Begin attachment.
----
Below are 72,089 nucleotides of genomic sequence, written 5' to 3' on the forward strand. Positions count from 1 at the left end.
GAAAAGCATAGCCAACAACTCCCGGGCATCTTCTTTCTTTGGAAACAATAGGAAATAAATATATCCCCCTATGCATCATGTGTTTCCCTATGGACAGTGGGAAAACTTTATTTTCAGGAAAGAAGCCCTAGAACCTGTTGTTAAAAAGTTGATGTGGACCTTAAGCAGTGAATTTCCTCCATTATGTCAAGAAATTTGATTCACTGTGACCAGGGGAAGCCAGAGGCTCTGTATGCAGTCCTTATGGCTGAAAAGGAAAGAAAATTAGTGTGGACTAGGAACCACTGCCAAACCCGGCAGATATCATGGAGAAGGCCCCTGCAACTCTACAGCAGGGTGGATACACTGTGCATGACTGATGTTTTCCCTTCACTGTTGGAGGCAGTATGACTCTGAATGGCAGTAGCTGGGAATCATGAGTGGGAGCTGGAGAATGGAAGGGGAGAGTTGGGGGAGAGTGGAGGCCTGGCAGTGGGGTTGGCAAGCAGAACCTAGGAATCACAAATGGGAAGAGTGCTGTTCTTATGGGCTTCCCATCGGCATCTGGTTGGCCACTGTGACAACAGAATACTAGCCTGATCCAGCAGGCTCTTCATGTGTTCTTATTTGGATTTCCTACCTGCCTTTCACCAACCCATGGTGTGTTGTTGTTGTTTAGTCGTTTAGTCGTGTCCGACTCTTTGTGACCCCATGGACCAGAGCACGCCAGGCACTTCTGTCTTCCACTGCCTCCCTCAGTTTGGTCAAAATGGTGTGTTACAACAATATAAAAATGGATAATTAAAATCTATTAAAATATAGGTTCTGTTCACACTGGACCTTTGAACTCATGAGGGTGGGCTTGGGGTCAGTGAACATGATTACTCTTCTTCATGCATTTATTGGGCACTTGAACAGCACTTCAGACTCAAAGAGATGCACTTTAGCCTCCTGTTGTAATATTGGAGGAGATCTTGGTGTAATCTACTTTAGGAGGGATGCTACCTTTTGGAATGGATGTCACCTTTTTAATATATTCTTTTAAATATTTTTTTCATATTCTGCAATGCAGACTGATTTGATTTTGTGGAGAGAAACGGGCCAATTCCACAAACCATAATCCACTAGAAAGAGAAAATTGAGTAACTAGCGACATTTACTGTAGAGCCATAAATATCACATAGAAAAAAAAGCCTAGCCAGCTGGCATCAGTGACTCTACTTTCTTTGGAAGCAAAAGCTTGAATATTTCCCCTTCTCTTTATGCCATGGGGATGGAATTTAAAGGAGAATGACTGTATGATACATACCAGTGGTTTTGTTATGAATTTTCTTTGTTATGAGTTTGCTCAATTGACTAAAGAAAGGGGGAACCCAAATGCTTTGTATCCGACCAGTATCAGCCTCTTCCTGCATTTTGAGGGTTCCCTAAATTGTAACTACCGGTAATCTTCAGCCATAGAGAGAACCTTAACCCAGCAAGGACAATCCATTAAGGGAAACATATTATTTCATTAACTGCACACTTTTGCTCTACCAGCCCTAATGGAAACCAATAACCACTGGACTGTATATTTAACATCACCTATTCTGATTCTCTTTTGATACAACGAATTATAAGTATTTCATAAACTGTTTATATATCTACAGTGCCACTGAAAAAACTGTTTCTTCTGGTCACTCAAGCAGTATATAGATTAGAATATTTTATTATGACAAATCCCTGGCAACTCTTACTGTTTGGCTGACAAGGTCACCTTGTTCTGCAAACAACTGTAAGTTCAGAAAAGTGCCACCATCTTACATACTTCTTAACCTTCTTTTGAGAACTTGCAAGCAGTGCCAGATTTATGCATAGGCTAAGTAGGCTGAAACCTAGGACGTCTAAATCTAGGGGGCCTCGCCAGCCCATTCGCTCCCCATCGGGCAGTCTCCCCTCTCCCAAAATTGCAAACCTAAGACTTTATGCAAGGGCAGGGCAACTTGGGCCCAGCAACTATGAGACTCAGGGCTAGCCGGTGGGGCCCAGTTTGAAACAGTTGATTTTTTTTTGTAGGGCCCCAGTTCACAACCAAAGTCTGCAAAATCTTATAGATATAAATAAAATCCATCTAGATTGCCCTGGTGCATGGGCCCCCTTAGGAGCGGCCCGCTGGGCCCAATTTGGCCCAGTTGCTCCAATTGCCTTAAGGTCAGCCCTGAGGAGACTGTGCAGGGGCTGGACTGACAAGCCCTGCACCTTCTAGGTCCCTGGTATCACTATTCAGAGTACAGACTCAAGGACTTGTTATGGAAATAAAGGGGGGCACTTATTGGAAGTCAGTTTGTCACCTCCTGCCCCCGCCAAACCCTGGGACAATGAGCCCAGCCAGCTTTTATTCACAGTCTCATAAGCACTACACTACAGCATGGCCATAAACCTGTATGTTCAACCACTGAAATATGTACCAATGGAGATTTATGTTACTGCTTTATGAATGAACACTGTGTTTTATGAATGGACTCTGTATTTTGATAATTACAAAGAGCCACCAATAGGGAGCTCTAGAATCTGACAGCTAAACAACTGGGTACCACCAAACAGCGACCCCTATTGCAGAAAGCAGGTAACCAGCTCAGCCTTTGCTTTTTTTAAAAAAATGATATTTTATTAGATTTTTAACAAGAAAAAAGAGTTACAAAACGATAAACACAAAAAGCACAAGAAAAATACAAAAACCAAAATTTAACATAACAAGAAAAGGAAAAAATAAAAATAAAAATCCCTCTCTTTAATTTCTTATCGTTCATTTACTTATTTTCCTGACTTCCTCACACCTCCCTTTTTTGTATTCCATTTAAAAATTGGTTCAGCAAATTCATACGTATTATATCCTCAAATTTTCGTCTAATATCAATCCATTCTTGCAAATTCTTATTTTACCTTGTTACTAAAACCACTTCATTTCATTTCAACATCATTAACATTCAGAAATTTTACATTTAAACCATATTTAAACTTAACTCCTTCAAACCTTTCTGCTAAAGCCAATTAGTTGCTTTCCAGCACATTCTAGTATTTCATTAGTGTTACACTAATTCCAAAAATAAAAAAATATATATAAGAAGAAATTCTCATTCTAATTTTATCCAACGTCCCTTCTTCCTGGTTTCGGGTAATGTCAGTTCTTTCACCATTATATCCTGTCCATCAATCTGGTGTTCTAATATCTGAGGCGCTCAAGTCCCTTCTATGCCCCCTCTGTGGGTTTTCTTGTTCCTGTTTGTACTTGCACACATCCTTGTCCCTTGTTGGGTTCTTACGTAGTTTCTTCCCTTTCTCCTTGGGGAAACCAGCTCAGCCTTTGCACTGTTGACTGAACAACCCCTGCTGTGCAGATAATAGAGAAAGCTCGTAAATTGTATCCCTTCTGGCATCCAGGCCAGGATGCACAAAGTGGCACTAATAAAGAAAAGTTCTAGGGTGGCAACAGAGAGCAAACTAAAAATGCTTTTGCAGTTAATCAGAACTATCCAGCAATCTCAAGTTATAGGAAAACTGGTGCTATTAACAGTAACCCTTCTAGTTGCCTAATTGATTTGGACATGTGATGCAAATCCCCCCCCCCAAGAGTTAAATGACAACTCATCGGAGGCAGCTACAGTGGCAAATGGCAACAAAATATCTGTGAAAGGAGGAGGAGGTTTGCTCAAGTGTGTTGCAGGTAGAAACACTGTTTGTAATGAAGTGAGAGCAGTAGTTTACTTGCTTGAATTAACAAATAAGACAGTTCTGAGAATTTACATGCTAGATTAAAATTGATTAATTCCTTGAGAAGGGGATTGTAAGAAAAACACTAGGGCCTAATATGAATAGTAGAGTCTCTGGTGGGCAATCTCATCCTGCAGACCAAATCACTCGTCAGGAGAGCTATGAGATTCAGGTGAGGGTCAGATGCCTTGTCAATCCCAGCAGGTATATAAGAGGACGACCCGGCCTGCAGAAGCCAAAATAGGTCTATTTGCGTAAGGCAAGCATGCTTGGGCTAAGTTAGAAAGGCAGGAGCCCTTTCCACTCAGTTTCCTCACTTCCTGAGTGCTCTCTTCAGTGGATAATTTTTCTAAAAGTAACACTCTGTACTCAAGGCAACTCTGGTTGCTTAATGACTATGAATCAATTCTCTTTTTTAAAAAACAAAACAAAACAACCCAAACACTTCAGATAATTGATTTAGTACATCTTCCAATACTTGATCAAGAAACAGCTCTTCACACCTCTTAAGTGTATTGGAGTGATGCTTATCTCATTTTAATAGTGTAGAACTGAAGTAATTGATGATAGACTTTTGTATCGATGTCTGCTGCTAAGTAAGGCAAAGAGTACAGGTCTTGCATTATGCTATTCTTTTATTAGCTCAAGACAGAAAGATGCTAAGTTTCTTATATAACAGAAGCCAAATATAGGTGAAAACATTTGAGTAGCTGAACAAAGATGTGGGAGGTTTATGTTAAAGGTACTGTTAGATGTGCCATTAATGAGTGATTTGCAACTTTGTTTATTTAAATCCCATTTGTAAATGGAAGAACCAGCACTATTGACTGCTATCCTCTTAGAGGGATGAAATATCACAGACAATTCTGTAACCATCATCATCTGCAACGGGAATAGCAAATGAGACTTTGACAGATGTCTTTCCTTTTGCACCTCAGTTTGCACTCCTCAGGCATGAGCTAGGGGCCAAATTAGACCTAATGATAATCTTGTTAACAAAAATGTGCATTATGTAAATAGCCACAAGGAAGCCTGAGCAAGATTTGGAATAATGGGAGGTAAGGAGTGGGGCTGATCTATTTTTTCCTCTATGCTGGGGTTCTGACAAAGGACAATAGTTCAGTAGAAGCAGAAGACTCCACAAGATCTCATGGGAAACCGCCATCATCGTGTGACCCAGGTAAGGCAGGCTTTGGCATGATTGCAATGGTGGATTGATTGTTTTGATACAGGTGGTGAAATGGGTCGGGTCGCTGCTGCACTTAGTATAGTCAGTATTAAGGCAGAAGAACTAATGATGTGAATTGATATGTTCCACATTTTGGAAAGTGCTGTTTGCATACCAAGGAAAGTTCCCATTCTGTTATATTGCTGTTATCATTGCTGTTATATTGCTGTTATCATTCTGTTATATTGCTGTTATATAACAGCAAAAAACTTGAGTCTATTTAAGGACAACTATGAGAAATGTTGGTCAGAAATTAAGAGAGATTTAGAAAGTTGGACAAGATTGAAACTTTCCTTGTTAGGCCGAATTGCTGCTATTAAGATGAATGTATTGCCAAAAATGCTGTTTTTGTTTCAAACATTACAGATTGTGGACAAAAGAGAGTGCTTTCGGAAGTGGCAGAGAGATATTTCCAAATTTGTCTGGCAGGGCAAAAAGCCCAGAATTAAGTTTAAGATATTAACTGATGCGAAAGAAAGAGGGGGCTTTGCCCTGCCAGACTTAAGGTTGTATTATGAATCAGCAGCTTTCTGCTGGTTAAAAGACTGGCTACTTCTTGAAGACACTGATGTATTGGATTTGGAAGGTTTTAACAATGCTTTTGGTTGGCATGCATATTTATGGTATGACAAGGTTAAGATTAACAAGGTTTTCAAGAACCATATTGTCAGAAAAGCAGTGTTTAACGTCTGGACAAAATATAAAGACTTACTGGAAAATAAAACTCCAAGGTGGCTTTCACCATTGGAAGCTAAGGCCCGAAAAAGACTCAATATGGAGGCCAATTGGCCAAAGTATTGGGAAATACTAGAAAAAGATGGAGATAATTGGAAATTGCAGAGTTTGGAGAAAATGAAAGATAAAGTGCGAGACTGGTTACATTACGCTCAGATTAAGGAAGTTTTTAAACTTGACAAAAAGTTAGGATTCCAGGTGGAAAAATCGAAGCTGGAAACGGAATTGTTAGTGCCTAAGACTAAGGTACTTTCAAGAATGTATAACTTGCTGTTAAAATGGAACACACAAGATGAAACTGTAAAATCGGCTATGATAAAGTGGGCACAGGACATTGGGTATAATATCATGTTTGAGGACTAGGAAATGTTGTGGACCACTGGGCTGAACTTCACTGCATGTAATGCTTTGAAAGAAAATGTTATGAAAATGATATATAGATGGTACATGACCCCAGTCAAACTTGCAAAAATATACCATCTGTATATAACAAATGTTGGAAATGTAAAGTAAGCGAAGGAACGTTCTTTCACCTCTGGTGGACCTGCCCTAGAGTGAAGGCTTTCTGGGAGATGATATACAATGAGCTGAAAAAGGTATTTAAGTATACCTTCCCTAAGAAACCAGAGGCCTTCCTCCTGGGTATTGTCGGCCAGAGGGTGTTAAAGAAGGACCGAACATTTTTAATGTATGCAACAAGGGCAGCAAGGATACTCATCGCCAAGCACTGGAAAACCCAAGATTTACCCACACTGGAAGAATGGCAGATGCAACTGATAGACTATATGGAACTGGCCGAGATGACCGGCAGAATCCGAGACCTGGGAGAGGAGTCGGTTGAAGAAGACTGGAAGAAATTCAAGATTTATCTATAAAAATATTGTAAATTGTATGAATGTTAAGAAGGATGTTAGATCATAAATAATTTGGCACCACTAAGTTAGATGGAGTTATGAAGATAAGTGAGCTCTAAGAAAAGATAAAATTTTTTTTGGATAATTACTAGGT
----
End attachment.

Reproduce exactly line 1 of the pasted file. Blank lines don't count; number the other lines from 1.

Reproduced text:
Below are 72,089 nucleotides of genomic sequence, written 5' to 3' on the forward strand. Positions count from 1 at the left end.